Architecture

Ambitious supertall tower turns skyscraper design on its head

Ambitious supertall tower turn...
Affirmation Tower will reach a height of 1,663 ft (506 m)
Affirmation Tower will reach a height of 1,663 ft (506 m)
View 4 Images
Affirmation Tower will reach a height of 1,663 ft (506 m)
1/4
Affirmation Tower will reach a height of 1,663 ft (506 m)
Affirmation Tower will include commercial office space and a rooftop observation terrace
2/4
Affirmation Tower will include commercial office space and a rooftop observation terrace
Affirmation Tower will feature a stepped design made up of cantilevered sections
3/4
Affirmation Tower will feature a stepped design made up of cantilevered sections
Affirmation Tower will be located in Manhattan, on a prominent plot near the Hudson Yards development
4/4
Affirmation Tower will be located in Manhattan, on a prominent plot near the Hudson Yards development
View gallery - 4 images

British/Ghanian architect Sir David Adjaye's firm has revealed plans for a very ambitious new skyscraper for New York City. Named Affirmation Tower, it's slated to become one of the Western Hemisphere's tallest buildings and will feature a striking cantilevering design that looks a little like an upside down skyscraper.

Details on the project are still light at this early stage and we've no confirmation yet that Affirmation Tower is definitely going ahead. Assuming it does though, it will rise on a prominent Manhattan plot just a block away from the Hudson Yards mega project and the High Line.

The skyscraper's overall form will be made up of a series of blocky sections stacked on top of each other, creating a stepped profile that appears to increase in width as it rises. It will reach a very impressive height of 1,663 ft (506 m) and though described in the press release as the Western Hemisphere's tallest building, that honor will actually remain with the One World Trade Center, which reaches a height of 1,791 ft (546 m). Still, Affirmation Tower is certainly no slouch in the height stakes and will be the west's second-tallest skyscraper and 11th in the world's-tallest list, as of writing. It will include commercial office space, as well as two hotels, the headquarters of the NAACP, an observation deck, and a skating rink.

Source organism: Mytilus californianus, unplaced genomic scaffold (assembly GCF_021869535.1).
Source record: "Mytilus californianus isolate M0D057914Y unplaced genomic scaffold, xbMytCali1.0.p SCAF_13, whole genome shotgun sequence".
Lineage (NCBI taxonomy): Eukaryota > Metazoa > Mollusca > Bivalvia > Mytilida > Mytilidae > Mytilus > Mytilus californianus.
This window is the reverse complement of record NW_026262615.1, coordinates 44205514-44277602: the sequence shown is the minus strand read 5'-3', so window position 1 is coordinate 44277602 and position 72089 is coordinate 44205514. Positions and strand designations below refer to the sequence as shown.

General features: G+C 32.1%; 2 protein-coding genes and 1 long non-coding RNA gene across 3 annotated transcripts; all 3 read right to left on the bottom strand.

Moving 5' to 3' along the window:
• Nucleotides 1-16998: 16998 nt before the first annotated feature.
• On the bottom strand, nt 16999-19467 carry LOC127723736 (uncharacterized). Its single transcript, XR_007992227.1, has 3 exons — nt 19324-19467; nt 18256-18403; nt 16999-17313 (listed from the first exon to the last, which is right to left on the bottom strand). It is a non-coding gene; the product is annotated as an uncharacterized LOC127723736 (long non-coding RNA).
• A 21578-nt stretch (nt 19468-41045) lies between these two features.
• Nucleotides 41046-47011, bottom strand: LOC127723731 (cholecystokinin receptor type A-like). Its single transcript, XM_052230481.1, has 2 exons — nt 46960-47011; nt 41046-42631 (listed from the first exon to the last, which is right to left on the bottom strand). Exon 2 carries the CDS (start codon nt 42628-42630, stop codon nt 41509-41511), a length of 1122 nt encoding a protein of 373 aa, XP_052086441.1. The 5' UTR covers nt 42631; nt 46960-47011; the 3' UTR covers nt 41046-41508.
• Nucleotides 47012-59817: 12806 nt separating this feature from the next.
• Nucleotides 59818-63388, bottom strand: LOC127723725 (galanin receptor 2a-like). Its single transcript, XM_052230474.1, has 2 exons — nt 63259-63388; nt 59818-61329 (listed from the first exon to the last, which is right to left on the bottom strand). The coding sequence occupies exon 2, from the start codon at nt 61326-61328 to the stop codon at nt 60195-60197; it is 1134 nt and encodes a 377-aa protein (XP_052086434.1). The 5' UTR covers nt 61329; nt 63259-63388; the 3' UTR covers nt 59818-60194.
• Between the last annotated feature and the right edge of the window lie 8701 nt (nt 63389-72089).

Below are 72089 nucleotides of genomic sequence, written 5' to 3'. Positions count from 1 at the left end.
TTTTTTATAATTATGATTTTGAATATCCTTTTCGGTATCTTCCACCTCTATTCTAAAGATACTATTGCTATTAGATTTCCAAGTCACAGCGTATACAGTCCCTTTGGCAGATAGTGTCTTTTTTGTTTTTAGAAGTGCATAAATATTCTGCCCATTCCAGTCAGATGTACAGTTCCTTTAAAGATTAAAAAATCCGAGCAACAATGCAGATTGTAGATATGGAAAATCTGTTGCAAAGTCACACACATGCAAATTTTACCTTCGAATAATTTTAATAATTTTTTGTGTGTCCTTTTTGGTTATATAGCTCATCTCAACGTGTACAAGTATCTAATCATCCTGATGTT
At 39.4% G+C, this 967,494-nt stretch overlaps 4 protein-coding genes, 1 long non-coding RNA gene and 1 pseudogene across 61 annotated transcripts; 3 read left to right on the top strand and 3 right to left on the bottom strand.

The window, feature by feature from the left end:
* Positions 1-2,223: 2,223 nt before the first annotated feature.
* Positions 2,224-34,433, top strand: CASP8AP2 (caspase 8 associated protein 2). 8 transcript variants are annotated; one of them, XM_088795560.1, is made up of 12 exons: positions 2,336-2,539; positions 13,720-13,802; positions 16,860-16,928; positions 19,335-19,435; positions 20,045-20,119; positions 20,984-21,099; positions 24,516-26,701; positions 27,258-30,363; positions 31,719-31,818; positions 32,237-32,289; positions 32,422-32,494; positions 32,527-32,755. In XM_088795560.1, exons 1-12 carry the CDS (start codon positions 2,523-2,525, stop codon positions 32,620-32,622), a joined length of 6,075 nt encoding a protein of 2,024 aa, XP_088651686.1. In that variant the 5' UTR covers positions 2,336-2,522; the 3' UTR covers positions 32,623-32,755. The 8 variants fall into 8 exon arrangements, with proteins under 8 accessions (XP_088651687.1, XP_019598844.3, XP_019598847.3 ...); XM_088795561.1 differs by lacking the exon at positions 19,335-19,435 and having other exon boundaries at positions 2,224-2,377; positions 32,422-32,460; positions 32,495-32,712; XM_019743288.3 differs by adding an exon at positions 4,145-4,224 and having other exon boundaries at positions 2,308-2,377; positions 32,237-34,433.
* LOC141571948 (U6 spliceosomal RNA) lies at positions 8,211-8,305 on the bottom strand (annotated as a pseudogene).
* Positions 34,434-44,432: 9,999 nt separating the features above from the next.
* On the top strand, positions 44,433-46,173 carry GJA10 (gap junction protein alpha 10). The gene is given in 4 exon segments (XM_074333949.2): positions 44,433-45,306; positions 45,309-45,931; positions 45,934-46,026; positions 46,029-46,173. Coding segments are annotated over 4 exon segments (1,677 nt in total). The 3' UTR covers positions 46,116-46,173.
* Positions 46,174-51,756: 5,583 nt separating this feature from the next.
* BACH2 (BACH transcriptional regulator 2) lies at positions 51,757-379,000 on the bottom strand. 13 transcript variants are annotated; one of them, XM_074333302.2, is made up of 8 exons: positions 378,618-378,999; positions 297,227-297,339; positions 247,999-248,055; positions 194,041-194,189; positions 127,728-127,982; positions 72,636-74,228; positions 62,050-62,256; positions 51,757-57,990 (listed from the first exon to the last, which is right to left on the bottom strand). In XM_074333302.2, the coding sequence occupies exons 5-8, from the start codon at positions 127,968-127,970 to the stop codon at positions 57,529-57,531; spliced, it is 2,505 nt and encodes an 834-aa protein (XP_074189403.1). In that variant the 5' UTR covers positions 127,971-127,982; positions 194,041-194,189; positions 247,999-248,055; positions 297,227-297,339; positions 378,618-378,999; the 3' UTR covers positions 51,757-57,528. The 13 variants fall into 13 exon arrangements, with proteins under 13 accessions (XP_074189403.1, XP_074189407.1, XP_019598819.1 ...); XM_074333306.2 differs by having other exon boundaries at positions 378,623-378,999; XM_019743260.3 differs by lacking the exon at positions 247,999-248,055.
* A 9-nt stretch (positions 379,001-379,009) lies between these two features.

Affirmation Tower will feature a stepped design made up of cantilevered sections
Affirmation Tower will feature a stepped design made up of cantilevered sections

The project also involves the Peebles Corporation, McKissack & McKissack, Exact Capital, and Steven Witkoff. Since winning the RIBA Gold Medal in late 2020, Adjaye Associates has had a very busy period, unveiling plans for 101 hospitals, a mud library, and a luxury collaboration with Aston Martin.

Source: Adjaye Associates

View gallery - 4 images
9 comments
9 comments
Ornery Johnson
There has to be more to good architecture than simply to prove that one can indeed build something that looks inherently unstable.
Ornery Johnson
There's also something to be said about recognizing context in architecture. This building will be built only about a a mile from two buildings of about the same height that were knocked down only 20 years ago. PTSD still lives in the minds of many New Yorkers, who would likely never venture inside a building that looks so inherently unstable (even though I'm sure it would be well-engineered).
Chris Coles
Will bet eventual design shows a central spine with the "blocks" equally spaced over the central spine. Design allows the use of a small site at ground level, yet much more floor space than possible with the original ground site area. Way to go!
Thomas Hardy
The structure of a building shaped like this is going to be incredibly expensive. I would guess that the actual motivation to push all the area in the building as high as possible is purely economic rather than the desire for the thing to look inherently unstable. Though, to be clear, it looks amazing and I have no doubt that Adjaye's team can design a great piece of architecture.
You are only allowed to build so much floor area per building. The higher floors likely lease for more money so the more of the floor area you can build higher up, the better the economic return to justify all the extra structure. Similar to those super tall residential towers that pay for the insane slenderness with wrap-around views.
For the past hundred-ish years towers in New York have had to get smaller as they got taller in a 'wedding-cake' style due to zoning rules to keep the streets from being in constant shadow. Looks like they have somehow gotten around those restrictions.
Hasler
I would like to ask how the glazing is to be cleaned on the elevations with a cantilever, but I doubt that window cleaning matters in an architect's vision for a building.
Jesse Robert Allen
Looks like an ideal target for a highjacked plane. Hit it down low and yell timber! I wonder how earthquake or tidal wave resistant this will be? Better New York than California I suppose.
Jinpa
How would it fare in a Cat-5 hurricane? Or the theoretical tsunami? Probability is vanishingly small, but damage could be catastrophic if it occurred. Would you like to be the actuary setting the insurance premium on this building? Shouldn't that analysis be public, for permit-granters and prospective occupants?
GregVoevodsky
Just because you can do it, doesn't mean it should be done like the small but tall super expensive high rise apartments in NY - "The condo board at 432 Park Avenue is suing the developers for construction and design defects that have led to floods, faulty elevators..." I could choose a 100 better designs from around the world that inspire and look safe. This reminds me of the Millennium Tower of Pisa in SF. https://www.sfgate.com/local/article/san-francisco-millennium-tower-sinking-fix-halted-16455606.php
Adrian Akau
Like the Tower of Babel.